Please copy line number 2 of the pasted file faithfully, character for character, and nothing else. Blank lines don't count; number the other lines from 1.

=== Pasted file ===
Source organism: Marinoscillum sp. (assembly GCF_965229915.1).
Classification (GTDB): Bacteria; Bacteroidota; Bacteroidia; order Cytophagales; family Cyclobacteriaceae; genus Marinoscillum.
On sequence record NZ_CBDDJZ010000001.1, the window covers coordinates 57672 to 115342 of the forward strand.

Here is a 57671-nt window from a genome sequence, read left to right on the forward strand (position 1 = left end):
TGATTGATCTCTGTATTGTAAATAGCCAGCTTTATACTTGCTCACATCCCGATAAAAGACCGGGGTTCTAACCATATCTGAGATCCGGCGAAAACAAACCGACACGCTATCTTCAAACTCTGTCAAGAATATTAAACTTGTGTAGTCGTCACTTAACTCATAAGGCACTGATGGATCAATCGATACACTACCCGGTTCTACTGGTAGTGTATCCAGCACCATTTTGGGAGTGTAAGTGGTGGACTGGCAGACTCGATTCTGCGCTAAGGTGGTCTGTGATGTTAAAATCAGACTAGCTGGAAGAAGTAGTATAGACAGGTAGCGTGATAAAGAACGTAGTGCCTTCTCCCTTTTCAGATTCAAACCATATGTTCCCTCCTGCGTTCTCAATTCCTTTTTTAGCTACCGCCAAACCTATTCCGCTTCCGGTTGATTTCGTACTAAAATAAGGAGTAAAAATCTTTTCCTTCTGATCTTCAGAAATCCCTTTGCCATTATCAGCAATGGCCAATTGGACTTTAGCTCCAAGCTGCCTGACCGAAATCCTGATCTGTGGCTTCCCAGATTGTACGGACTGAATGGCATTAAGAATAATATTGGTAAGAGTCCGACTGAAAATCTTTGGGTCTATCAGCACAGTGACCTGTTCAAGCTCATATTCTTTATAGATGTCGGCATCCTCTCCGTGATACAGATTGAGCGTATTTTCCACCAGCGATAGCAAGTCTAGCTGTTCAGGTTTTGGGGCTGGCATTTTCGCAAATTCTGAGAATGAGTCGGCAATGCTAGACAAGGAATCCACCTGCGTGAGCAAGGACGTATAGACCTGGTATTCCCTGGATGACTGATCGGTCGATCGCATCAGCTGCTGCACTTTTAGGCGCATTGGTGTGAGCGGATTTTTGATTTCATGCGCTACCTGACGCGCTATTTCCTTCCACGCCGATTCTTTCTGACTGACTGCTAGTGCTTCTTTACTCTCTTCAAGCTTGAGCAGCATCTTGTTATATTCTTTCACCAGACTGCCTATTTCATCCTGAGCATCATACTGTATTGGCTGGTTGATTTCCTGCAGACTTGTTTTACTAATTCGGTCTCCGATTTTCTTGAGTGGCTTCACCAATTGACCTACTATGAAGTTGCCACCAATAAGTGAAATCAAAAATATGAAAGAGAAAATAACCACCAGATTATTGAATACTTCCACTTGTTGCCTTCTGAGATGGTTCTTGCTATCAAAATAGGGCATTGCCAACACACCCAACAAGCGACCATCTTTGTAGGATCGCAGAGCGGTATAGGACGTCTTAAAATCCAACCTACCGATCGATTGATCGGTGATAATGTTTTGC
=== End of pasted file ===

Classification (GTDB): Bacteria; Bacteroidota; Bacteroidia; order Cytophagales; family Cyclobacteriaceae; genus Marinoscillum.